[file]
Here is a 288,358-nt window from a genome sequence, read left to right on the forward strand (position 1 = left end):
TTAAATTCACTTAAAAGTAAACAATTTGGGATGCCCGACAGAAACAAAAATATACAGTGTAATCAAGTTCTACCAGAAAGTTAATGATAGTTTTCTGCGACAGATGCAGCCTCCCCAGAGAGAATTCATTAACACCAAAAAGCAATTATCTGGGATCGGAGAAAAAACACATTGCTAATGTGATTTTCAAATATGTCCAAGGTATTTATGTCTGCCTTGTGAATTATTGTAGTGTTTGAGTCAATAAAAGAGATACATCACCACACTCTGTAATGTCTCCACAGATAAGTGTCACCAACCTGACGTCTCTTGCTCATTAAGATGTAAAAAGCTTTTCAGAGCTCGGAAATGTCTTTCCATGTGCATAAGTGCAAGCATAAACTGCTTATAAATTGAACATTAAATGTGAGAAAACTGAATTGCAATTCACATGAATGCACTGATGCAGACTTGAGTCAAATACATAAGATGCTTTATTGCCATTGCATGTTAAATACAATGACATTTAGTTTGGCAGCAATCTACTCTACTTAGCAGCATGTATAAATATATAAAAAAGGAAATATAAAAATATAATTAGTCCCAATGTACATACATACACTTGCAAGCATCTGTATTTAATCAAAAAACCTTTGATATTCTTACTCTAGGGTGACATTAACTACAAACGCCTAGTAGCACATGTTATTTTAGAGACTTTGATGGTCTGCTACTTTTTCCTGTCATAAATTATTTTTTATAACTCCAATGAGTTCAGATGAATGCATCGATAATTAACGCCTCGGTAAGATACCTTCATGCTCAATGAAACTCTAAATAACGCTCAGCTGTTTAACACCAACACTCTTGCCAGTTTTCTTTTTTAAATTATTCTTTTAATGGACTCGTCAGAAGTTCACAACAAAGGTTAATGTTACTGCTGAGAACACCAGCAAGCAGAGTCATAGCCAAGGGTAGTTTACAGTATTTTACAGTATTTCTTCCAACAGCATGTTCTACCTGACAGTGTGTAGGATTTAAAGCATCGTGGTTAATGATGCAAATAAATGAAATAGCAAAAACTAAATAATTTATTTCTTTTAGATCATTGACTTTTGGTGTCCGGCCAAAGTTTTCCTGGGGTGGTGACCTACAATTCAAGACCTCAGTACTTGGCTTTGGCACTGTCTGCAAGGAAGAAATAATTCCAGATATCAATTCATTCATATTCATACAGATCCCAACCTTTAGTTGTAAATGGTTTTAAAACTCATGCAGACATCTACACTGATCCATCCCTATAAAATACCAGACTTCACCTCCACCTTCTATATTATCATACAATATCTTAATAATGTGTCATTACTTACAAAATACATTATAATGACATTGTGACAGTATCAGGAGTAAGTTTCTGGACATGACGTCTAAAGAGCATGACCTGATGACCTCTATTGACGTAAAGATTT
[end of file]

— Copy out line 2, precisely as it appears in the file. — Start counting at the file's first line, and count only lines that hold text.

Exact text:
TTAAATTCACTTAAAAGTAAACAATTTGGGATGCCCGACAGAAACAAAAATATACAGTGTAATCAAGTTCTACCAGAAAGTTAATGATAGTTTTCTGCGACAGATGCAGCCTCCCCAGAGAGAATTCATTAACACCAAAAAGCAATTATCTGGGATCGGAGAAAAAACACATTGCTAATGTGATTTTCAAATATGTCCAAGGTATTTATGTCTGCCTTGTGAATTATTGTAGTGTTTGAGTCAATAAAAGAGATACATCACCACACTCTGTAATGTCTCCACAGATAAGTGTCACCAACCTGACGTCTCTTGCTCATTAAGATGTAAAAAGCTTTTCAGAGCTCGGAAATGTCTTTCCATGTGCATAAGTGCAAGCATAAACTGCTTATAAATTGAACATTAAATGTGAGAAAACTGAATTGCAATTCACATGAATGCACTGATGCAGACTTGAGTCAAATACATAAGATGCTTTATTGCCATTGCATGTTAAATACAATGACATTTAGTTTGGCAGCAATCTACTCTACTTAGCAGCATGTATAAATATATAAAAAAGGAAATATAAAAATATAATTAGTCCCAATGTACATACATACACTTGCAAGCATCTGTATTTAATCAAAAAACCTTTGATATTCTTACTCTAGGGTGACATTAACTACAAACGCCTAGTAGCACATGTTATTTTAGAGACTTTGATGGTCTGCTACTTTTTCCTGTCATAAATTATTTTTTATAACTCCAATGAGTTCAGATGAATGCATCGATAATTAACGCCTCGGTAAGATACCTTCATGCTCAATGAAACTCTAAATAACGCTCAGCTGTTTAACACCAACACTCTTGCCAGTTTTCTTTTTTAAATTATTCTTTTAATGGACTCGTCAGAAGTTCACAACAAAGGTTAATGTTACTGCTGAGAACACCAGCAAGCAGAGTCATAGCCAAGGGTAGTTTACAGTATTTTACAGTATTTCTTCCAACAGCATGTTCTACCTGACAGTGTGTAGGATTTAAAGCATCGTGGTTAATGATGCAAATAAATGAAATAGCAAAAACTAAATAATTTATTTCTTTTAGATCATTGACTTTTGGTGTCCGGCCAAAGTTTTCCTGGGGTGGTGACCTACAATTCAAGACCTCAGTACTTGGCTTTGGCACTGTCTGCAAGGAAGAAATAATTCCAGATATCAATTCATTCATATTCATACAGATCCCAACCTTTAGTTGTAAATGGTTTTAAAACTCATGCAGACATCTACACTGATCCATCCCTATAAAATACCAGACTTCACCTCCACCTTCTATATTATCATACAATATCTTAATAATGTGTCATTACTTACAAAATACATTATAATGACATTGTGACAGTATCAGGAGTAAGTTTCTGGACATGACGTCTAAAGAGCATGACCTGATGACCTCTATTGACGTAAAGATTT